Some of the classical costumes have a long tradition:
Over 300 cliques, wagon cliques, carriages and Gugge music bands register for the official procession each year. In addition, more than 200 lanterns are painted by hand for Carnival. And in Basel’s streets and alleys, over 100 Schnitzelbank performers plus countless individual figures and groups, who don’t participate in the procession, are on the move.
There are different ways of playing an active role in the Carnival.
Good to know.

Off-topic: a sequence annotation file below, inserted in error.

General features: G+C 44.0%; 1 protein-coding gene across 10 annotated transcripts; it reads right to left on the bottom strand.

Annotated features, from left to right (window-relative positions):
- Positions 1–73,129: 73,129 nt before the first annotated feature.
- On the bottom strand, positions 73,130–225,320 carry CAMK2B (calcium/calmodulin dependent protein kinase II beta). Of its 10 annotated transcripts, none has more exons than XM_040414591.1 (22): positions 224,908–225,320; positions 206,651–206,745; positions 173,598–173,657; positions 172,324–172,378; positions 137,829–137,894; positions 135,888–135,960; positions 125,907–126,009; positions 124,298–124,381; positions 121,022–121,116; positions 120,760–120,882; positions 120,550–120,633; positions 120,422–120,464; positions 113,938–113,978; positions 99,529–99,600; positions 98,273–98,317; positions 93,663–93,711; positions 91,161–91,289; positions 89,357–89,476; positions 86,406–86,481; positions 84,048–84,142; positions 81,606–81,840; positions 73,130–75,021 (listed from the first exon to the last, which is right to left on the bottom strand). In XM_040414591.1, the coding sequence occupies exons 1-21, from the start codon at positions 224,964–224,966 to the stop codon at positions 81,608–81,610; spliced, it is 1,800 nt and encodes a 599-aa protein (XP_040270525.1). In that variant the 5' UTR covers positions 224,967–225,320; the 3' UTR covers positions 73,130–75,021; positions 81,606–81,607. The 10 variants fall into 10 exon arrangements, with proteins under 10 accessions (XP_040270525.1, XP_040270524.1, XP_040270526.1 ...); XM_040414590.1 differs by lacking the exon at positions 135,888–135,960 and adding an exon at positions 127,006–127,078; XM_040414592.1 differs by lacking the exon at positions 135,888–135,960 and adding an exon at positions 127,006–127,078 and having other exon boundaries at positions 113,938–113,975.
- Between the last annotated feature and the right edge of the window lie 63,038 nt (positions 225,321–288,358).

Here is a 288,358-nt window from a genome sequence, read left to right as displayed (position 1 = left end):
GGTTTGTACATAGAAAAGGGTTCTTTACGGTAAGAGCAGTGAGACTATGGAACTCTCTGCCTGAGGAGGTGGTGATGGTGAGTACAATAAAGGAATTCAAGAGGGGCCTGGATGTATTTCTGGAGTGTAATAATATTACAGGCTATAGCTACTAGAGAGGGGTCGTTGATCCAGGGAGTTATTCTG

The Carnival begins on the Monday after Ash Wednesday. Depending on Easter Sunday, this is in February or March of each year.
The Carnival in Basel lasts exactly 72 hours, that is, three days.
The traditional Morgenstreich opens the famous Carnival in Basel at 4.00 am. On Monday and Wednesday evening, the Schnitzelbank performers appear in many restaurants, performing explosive and amusing topics that have moved the city and its citizens in the past year. Tuesday is always dedicated to the Kids’ Carnival, and in the evening there is “Guggenmusik”. After the major cortèges on Monday and Wednesday afternoons, that is, a parade through the city, the Carnival in Basel ends 72 hours later, again at 4.00 am.